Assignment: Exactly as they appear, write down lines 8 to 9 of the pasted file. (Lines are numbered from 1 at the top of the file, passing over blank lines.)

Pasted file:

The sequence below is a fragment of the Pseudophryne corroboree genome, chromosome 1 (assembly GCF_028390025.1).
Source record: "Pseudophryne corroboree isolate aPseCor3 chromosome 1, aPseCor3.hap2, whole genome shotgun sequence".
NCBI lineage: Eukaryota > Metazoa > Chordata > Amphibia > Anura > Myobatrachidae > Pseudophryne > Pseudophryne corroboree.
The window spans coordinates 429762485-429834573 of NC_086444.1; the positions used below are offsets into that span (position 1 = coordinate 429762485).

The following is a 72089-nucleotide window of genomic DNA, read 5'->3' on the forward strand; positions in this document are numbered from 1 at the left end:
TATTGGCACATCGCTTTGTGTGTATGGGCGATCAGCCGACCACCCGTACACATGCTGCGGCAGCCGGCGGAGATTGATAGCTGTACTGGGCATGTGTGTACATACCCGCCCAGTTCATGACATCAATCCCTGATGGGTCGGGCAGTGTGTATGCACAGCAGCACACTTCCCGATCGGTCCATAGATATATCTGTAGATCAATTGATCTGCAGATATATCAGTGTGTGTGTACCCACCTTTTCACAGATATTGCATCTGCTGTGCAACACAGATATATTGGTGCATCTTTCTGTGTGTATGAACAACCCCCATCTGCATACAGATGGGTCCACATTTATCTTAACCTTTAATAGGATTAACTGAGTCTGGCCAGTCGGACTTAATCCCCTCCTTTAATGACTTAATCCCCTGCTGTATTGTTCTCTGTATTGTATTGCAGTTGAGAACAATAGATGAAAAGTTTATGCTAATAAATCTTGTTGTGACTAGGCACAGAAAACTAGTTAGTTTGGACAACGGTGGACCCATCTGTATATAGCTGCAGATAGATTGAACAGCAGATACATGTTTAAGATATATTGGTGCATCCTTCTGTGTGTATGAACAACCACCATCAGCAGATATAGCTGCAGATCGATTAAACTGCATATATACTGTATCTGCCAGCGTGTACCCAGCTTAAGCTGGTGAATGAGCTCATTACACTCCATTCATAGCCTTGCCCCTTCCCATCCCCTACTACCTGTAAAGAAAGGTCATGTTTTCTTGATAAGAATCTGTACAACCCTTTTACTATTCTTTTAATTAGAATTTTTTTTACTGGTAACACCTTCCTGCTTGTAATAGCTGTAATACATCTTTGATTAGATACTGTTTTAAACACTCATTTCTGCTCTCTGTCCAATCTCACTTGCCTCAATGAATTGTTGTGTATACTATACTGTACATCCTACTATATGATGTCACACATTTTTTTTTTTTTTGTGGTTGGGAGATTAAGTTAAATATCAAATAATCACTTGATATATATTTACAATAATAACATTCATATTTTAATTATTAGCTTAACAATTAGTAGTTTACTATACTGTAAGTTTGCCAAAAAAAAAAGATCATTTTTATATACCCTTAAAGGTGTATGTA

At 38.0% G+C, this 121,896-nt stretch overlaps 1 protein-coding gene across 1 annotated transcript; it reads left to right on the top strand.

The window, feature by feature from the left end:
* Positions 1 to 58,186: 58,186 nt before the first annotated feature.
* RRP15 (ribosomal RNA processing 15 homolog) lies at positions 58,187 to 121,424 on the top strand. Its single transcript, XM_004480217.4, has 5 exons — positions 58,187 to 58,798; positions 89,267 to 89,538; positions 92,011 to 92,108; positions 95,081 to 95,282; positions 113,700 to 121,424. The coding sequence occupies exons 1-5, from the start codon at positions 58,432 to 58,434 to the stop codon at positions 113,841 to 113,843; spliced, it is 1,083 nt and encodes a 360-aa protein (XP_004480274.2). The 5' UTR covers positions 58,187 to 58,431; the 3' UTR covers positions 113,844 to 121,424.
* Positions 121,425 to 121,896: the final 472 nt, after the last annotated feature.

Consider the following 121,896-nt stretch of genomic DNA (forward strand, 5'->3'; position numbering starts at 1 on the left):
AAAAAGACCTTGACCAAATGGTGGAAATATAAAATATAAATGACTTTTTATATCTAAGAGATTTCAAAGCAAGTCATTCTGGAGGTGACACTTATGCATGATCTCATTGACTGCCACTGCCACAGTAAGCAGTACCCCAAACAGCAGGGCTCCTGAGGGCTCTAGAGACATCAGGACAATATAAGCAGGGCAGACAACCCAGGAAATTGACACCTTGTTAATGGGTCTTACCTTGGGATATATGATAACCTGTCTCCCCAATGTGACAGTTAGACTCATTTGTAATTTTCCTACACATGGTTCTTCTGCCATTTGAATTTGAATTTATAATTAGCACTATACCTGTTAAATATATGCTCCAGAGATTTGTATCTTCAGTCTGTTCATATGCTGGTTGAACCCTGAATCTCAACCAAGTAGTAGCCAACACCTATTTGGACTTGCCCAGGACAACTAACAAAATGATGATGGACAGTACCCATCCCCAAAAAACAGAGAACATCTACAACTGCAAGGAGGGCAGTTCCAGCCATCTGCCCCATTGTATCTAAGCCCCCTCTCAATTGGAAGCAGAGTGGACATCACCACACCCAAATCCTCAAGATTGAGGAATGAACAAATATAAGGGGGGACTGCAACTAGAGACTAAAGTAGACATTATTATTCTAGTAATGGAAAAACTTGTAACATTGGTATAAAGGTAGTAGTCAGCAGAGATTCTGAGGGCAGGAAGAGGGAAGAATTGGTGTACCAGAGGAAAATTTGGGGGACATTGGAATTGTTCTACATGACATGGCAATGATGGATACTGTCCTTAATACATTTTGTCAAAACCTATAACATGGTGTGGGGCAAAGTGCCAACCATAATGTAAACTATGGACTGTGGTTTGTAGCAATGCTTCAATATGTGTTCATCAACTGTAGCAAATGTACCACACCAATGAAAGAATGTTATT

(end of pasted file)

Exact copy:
The window, feature by feature from the left end:
* Positions 1 to 58,186: 58,186 nt before the first annotated feature.